One of the things I find most troubling about the conversation sparked by the release of the Senate’s report on CIA interrogation excesses is whether torture worked or not. Contrary to the evidence, the director of the CIA, Cheney, Bush and Congressional Republicans continue to argue that it worked and saved lives. They’re wrong, but is that point even relevant?
Let’s step back for a moment. When we go to our history books and look at the horrendous torture devices and techniques used during the Inquisition or by Nazis during WWII or even in less developed countries today, do we ever ask, “Did it work?” What abhors us about torture is the cruelty of it, and that was the basis for numerous international treaties after WWII banning the practice. From the United States’ perspective, the simple argument was that if we as a country allow torture, we have no moral authority to criticize other countries that use it, and it could be (and was) used against our soldiers.
That all got thrown out the window after 9/11. Fear trumped rationale thinking, and the Bush Administration was quick to condone anything that it thought might protect us from another terrorist attack, even torture, without thinking through the ramifications. Worse yet, the practice continued for years, even though the results were consistently unhelpful and experts in the field told the Administration it was a futile tactic.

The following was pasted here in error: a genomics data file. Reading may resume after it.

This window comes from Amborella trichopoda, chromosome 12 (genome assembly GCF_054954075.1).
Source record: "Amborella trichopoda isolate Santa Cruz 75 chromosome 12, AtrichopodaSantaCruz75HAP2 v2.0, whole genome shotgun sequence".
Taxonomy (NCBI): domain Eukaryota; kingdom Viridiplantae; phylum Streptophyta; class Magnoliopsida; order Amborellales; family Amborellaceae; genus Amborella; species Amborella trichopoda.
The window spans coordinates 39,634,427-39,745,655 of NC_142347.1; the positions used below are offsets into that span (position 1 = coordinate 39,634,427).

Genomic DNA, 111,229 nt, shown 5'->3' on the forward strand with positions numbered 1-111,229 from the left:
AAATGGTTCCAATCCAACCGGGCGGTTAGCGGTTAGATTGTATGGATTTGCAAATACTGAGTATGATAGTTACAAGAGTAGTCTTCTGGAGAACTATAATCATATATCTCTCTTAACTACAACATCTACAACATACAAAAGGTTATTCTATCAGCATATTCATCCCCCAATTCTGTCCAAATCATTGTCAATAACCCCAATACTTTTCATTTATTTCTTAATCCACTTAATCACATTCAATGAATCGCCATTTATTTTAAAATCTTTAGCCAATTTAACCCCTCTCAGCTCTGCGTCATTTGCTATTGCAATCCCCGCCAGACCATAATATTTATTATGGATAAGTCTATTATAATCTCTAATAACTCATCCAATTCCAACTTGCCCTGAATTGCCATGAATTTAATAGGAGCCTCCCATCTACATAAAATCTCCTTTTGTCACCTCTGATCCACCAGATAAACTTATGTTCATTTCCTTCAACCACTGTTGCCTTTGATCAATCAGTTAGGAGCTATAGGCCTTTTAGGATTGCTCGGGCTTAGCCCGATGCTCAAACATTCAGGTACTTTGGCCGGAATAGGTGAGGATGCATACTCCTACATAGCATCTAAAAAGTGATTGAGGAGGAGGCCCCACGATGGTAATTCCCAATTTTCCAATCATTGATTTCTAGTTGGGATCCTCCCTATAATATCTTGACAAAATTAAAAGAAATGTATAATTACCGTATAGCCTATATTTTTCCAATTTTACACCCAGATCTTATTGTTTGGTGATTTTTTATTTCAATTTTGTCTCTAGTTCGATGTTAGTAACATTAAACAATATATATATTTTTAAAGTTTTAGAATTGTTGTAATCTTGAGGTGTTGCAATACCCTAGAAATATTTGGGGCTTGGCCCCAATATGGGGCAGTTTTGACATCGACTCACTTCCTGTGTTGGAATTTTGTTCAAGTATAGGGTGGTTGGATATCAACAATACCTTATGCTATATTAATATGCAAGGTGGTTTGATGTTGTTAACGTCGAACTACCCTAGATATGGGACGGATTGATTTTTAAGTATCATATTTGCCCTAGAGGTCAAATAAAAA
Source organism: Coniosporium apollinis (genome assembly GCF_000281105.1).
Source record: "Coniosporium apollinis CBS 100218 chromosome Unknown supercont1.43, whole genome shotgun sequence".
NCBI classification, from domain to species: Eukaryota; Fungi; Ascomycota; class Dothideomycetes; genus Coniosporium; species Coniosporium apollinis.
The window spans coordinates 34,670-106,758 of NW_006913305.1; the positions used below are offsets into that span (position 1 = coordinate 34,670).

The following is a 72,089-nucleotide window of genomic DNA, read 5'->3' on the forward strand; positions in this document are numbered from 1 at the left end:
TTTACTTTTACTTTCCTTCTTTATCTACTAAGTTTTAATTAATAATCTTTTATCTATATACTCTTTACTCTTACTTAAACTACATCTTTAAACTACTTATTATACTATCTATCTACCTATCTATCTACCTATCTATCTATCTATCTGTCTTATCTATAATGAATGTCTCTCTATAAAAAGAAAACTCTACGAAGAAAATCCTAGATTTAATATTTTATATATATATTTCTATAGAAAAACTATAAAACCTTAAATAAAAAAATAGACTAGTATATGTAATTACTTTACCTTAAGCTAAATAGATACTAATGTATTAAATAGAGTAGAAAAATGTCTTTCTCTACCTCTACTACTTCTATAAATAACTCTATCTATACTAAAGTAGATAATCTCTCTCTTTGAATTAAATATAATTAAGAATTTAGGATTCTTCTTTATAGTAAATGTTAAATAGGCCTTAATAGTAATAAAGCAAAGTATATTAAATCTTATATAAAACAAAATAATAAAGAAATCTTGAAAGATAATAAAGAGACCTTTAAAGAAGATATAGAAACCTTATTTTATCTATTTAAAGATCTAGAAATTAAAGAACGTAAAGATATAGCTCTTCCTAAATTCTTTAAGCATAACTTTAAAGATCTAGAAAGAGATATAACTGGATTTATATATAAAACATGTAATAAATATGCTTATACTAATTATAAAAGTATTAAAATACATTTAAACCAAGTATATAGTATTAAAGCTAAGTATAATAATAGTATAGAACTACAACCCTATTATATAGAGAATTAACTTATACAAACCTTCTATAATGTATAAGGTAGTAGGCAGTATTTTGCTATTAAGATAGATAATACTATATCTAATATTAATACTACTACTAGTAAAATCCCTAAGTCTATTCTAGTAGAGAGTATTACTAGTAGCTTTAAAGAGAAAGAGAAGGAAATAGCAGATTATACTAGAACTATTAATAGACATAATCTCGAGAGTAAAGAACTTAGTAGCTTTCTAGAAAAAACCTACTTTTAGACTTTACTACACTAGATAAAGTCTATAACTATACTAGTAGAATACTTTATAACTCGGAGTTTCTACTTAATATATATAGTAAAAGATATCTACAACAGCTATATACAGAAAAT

Torture doesn’t work, and we knew that before the attacks on the Twin Towers, but that should not be the core argument against it. It is an inhuman, morally repugnant practice that debases everyone involved in it. Why fundamentalist Christians in this country seem to support it and validate its use is a topic for another posting. We as a country must strongly denounce it in word and deed if we are ever to be looked at with respect in the world community again.